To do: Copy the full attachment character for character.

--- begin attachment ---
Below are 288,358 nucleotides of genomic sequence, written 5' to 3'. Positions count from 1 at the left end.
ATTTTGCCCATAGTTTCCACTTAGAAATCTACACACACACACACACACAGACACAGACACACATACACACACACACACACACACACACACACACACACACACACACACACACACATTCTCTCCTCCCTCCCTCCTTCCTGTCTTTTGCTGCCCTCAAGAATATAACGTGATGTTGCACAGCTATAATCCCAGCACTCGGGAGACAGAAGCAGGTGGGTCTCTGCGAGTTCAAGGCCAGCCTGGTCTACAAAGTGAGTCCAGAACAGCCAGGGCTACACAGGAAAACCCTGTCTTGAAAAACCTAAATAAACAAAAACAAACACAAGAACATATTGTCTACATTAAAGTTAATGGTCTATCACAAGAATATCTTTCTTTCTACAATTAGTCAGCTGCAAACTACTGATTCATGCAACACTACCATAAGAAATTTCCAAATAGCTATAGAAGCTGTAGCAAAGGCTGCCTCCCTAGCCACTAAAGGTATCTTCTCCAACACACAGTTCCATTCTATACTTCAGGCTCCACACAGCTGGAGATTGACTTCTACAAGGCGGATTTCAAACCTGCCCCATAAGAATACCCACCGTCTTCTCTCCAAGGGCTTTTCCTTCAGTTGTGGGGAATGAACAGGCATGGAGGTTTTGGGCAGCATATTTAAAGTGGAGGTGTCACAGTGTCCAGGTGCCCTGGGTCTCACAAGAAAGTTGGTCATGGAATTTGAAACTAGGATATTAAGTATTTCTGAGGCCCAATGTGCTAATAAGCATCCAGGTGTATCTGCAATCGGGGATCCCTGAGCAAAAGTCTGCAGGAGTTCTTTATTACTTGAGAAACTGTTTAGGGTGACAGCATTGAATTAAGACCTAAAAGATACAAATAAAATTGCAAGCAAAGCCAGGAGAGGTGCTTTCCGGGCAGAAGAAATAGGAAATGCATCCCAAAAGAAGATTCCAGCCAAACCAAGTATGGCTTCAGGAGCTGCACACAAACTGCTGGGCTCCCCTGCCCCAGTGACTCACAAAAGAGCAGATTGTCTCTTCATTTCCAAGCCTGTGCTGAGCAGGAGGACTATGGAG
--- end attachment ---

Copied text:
Below are 288,358 nucleotides of genomic sequence, written 5' to 3'. Positions count from 1 at the left end.
ATTTTGCCCATAGTTTCCACTTAGAAATCTACACACACACACACACACAGACACAGACACACATACACACACACACACACACACACACACACACACACACACACACACACACACATTCTCTCCTCCCTCCCTCCTTCCTGTCTTTTGCTGCCCTCAAGAATATAACGTGATGTTGCACAGCTATAATCCCAGCACTCGGGAGACAGAAGCAGGTGGGTCTCTGCGAGTTCAAGGCCAGCCTGGTCTACAAAGTGAGTCCAGAACAGCCAGGGCTACACAGGAAAACCCTGTCTTGAAAAACCTAAATAAACAAAAACAAACACAAGAACATATTGTCTACATTAAAGTTAATGGTCTATCACAAGAATATCTTTCTTTCTACAATTAGTCAGCTGCAAACTACTGATTCATGCAACACTACCATAAGAAATTTCCAAATAGCTATAGAAGCTGTAGCAAAGGCTGCCTCCCTAGCCACTAAAGGTATCTTCTCCAACACACAGTTCCATTCTATACTTCAGGCTCCACACAGCTGGAGATTGACTTCTACAAGGCGGATTTCAAACCTGCCCCATAAGAATACCCACCGTCTTCTCTCCAAGGGCTTTTCCTTCAGTTGTGGGGAATGAACAGGCATGGAGGTTTTGGGCAGCATATTTAAAGTGGAGGTGTCACAGTGTCCAGGTGCCCTGGGTCTCACAAGAAAGTTGGTCATGGAATTTGAAACTAGGATATTAAGTATTTCTGAGGCCCAATGTGCTAATAAGCATCCAGGTGTATCTGCAATCGGGGATCCCTGAGCAAAAGTCTGCAGGAGTTCTTTATTACTTGAGAAACTGTTTAGGGTGACAGCATTGAATTAAGACCTAAAAGATACAAATAAAATTGCAAGCAAAGCCAGGAGAGGTGCTTTCCGGGCAGAAGAAATAGGAAATGCATCCCAAAAGAAGATTCCAGCCAAACCAAGTATGGCTTCAGGAGCTGCACACAAACTGCTGGGCTCCCCTGCCCCAGTGACTCACAAAAGAGCAGATTGTCTCTTCATTTCCAAGCCTGTGCTGAGCAGGAGGACTATGGAG